A breeze sprung up, blowing her hair, her golden tresses streaming through the faint lines of the setting sun’s last rays. Like nothing so much as the last happy day of her former life, a day some ten years before, which she had later come to think of, trapped in the labyrinth of waiting, as the day she’d married a dead man.
This was the truth.
Exactly as the maadhoun announced that Sara Othman Al Fadl, a woman of proper age, was now wife to her cousin Saeed, and the ululations had torn through the tedium of a winter’s day—at that very moment—Saeed was stretched out in the mortuary, blood congealed around the bullet hole in his right temple. In his right-hand pocket, the last of the pamphlets, which he had been unable to hand out, and in his wallet, stolen by the security officer who’d shot him, a photograph of a plain-featured girl tucked amid receipts and banknotes and inscribed on the back with a promise to wait for him till death.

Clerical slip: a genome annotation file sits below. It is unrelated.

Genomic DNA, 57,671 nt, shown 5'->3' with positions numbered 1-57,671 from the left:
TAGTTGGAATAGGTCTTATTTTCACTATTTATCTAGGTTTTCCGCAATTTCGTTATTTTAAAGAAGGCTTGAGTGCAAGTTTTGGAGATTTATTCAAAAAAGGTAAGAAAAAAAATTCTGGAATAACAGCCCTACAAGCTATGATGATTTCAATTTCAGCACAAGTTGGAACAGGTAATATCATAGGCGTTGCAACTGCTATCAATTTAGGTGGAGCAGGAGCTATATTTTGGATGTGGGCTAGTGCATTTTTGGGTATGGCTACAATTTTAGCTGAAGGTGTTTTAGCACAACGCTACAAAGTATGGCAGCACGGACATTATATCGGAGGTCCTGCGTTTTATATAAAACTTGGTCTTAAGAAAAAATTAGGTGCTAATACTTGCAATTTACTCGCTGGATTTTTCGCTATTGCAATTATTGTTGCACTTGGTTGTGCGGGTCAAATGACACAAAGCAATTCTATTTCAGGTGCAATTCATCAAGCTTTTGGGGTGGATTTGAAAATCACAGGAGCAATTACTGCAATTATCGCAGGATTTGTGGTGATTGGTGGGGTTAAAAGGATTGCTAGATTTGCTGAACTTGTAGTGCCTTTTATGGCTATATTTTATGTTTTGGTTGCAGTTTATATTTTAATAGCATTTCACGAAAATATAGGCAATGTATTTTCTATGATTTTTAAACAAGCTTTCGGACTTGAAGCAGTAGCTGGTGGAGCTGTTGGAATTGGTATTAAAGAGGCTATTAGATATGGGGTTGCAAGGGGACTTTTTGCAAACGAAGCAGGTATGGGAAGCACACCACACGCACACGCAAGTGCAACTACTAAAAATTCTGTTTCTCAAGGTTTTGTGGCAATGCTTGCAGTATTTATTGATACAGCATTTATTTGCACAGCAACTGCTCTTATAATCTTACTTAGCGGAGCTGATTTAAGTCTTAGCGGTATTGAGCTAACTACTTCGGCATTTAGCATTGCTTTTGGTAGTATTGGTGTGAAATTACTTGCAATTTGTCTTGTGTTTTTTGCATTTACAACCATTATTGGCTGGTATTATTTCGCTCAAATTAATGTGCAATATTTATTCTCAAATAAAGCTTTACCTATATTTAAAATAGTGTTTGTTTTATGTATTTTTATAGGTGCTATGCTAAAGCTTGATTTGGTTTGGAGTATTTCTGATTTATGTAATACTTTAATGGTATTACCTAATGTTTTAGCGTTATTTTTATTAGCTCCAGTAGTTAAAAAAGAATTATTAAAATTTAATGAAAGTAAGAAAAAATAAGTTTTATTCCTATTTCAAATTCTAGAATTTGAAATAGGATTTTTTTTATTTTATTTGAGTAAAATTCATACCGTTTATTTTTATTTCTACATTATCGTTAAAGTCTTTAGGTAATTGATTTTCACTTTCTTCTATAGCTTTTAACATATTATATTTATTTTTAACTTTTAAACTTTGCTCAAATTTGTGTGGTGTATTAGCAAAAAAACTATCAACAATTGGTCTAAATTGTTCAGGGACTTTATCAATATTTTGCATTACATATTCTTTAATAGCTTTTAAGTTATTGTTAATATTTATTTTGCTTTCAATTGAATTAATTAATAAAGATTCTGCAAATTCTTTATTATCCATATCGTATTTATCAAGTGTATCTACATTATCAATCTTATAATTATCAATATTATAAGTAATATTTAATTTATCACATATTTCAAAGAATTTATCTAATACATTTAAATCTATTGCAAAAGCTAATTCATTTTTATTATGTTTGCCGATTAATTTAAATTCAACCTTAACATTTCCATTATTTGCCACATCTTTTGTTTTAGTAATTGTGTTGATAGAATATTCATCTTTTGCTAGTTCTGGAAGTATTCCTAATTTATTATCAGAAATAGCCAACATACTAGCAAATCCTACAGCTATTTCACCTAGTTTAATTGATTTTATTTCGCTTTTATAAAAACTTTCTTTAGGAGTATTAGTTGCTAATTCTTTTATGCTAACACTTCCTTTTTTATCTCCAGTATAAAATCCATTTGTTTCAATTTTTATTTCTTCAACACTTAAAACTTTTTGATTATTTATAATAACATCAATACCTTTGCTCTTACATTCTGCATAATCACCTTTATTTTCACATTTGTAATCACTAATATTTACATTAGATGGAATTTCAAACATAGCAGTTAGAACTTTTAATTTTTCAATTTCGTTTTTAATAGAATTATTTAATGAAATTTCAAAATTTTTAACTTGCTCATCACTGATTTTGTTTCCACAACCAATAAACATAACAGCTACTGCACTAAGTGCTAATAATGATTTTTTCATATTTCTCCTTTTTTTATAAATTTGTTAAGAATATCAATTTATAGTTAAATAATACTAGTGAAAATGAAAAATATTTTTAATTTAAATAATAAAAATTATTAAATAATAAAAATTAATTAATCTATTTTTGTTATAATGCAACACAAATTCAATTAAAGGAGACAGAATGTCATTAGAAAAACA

Ten days to wash away the bitterness of ten years. A day per year. In the fever of the dust cloud, in the chaos of the drums, shedding every moment of a wretched existence spent waiting between hope and despair for a message that would negate the report of his death, for some great catastrophe to shake the world around her and wake her from the nightmare in which she lived.
Sluggish in the heat, Sara walked on. Emerging from the stand of mesquite trees, a general at the head of her dust-cloud army, advancing to attack the ancient river in its noontime doze. The drumbeats and the children’s screams woke the Nile. Waves surged across its face and broke against the shore; then calm was restored, the ripples running gently as butterflies at rest, smooth as flights of cranes and sandgrouse.